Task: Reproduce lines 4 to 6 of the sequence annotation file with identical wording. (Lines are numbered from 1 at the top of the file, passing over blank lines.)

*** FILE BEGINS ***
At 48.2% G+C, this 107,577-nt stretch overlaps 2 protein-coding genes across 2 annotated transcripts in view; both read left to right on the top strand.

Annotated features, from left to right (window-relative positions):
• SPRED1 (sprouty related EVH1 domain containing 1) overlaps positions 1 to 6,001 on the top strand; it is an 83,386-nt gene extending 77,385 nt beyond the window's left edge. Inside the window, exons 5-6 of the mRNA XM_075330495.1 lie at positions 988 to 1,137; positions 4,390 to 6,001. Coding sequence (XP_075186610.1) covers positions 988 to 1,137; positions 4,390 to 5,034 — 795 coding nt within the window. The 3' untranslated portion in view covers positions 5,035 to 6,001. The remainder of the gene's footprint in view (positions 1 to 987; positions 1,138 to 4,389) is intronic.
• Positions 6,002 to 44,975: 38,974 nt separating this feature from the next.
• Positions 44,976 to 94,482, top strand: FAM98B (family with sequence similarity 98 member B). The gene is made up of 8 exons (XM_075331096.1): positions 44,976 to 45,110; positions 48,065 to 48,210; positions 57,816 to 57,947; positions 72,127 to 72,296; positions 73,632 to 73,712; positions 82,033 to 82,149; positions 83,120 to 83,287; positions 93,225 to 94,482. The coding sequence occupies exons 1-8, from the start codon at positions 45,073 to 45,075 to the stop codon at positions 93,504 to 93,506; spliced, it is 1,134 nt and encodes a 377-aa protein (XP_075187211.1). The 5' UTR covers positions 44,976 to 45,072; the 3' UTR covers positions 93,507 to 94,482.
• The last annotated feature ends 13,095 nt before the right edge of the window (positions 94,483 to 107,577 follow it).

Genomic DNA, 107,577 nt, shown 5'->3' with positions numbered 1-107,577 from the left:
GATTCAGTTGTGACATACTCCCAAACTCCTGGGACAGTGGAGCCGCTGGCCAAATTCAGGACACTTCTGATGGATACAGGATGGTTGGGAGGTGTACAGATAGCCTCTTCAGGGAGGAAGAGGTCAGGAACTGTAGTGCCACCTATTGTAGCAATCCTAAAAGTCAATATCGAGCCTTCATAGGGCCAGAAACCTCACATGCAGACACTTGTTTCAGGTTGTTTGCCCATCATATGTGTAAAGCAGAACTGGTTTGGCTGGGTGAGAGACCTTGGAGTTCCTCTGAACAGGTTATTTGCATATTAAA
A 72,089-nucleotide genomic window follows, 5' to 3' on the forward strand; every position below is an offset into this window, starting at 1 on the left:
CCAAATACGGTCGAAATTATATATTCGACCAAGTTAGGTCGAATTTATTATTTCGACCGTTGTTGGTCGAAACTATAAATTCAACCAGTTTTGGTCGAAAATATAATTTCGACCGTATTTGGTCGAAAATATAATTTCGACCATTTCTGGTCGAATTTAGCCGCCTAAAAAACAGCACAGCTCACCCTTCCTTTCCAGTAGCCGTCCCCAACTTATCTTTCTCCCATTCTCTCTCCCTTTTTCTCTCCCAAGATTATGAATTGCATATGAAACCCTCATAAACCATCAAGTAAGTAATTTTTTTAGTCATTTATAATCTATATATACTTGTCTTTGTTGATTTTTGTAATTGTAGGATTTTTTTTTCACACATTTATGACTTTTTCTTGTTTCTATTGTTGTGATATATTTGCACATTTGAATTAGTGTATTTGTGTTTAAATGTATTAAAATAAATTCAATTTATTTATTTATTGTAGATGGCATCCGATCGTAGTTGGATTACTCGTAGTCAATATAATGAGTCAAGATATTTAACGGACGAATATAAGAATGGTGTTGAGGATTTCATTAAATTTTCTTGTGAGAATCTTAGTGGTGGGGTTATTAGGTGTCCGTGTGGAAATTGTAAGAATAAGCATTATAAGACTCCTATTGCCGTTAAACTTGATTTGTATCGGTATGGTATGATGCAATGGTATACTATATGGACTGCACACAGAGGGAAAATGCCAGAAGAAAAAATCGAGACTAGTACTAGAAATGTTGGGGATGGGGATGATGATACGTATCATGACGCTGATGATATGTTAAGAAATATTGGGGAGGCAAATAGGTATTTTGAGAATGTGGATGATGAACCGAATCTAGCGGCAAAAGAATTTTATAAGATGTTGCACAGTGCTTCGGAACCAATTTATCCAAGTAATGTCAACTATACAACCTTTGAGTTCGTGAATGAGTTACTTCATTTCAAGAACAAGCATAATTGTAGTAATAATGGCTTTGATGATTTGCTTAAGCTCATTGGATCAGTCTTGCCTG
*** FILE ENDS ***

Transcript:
• Positions 6,002 to 44,975: 38,974 nt separating this feature from the next.
• Positions 44,976 to 94,482, top strand: FAM98B (family with sequence similarity 98 member B). The gene is made up of 8 exons (XM_075331096.1): positions 44,976 to 45,110; positions 48,065 to 48,210; positions 57,816 to 57,947; positions 72,127 to 72,296; positions 73,632 to 73,712; positions 82,033 to 82,149; positions 83,120 to 83,287; positions 93,225 to 94,482. The coding sequence occupies exons 1-8, from the start codon at positions 45,073 to 45,075 to the stop codon at positions 93,504 to 93,506; spliced, it is 1,134 nt and encodes a 377-aa protein (XP_075187211.1). The 5' UTR covers positions 44,976 to 45,072; the 3' UTR covers positions 93,507 to 94,482.
• The last annotated feature ends 13,095 nt before the right edge of the window (positions 94,483 to 107,577 follow it).